After weeks of negotiations, it finally looked as though Oscar Arias, the UN appointed mediator and Costa Rican president was making some headway and perhaps had reached a resolution that both ousted President Manuel Zelaya and interim acting President Roberto Micheletti could agree on. Both sides seemed prepared to accept a series of agreements drafted by Arias dubbed the San José Accord, which was supported by most governments in the hemisphere and would have allowed Mr. Zelaya to return as president with limited executive powers. Even the Honduran military issued a communiqué saying they would stand aside if an agreement was made to return Manuel Zelaya to power, but Mr. Micheletti has flatly refused any accord that would put Zelaya back in the president's office.
In response, Zelaya has formed a camp along the border of Honduras and Nicaragua, and even stepped across for a few moments last Friday. Micheletti dismissed the brief border crossing as an "ill
conceived and not very serious" publicity stunt and warned Zelaya of the legal implications of crossing the border and attempting a return to Honduras. Local authorities enforced a daytime curfew along the border towns and traffic was controlled by multiple checkpoints but crowds were still gathering in support of the ousted president.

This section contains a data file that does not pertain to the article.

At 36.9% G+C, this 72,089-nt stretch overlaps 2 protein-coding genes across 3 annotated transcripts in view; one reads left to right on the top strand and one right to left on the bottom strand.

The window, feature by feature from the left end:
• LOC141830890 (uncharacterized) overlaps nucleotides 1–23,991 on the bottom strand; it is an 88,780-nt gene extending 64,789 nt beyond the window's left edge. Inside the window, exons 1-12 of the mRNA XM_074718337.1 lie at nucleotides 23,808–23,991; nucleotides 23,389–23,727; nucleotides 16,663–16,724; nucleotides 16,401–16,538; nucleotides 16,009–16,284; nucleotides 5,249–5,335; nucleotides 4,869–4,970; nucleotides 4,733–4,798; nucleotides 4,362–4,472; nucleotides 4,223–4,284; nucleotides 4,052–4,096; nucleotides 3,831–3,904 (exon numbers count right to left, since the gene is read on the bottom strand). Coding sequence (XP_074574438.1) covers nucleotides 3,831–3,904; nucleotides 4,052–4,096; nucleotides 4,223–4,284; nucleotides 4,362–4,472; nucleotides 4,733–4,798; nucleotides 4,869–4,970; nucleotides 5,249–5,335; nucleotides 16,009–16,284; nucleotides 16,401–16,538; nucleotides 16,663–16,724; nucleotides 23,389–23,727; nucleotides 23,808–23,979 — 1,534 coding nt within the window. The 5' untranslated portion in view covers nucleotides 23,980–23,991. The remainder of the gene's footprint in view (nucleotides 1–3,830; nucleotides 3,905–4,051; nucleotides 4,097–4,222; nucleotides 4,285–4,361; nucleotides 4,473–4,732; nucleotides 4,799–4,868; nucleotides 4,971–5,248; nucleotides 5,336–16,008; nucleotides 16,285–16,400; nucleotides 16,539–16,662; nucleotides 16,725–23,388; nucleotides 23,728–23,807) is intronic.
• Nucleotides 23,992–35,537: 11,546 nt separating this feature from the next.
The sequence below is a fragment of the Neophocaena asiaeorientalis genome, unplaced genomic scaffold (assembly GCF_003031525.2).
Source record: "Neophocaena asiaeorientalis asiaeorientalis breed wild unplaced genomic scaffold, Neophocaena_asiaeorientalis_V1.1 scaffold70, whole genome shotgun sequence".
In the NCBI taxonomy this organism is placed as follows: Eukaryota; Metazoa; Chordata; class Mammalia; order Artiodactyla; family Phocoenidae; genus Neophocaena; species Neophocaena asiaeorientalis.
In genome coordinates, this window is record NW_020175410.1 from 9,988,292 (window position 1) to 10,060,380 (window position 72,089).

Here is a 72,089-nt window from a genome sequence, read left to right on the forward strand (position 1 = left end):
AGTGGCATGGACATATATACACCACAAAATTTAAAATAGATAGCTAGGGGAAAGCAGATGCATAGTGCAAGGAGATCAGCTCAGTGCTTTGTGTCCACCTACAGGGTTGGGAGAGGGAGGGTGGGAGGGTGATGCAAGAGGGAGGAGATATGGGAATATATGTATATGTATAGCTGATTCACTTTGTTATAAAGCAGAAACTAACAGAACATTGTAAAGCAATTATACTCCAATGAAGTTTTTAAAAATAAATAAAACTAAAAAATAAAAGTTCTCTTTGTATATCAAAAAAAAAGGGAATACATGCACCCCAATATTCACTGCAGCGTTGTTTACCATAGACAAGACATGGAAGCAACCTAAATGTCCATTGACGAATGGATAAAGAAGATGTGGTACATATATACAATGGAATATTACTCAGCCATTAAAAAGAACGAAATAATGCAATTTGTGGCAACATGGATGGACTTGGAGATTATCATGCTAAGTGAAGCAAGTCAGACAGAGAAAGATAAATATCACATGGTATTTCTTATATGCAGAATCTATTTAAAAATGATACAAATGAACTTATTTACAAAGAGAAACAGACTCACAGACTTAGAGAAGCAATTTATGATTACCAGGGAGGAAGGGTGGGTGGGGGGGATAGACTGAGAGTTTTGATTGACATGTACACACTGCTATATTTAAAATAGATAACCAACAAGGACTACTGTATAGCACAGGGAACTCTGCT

Around 2,000 Zelaya backers gathered around the capital of Tegucigalpa as Zelaya insisted that he and his supporters were willing to continue protesting until the situation was resolved. After Clinton criticized his border crossing as "reckless" Zelaya responded, "The position of the Secretary Clinton at the beginning was firm," he told reporters. "Now I feel that she's not really denouncing [it] and she's not acting firmly against the repression that Honduras is suffering," he continued, "Confront it with strength. She should stop evading the topic of the dictatorship and confront it so that we know exactly what the United States' position is in relation to this coup."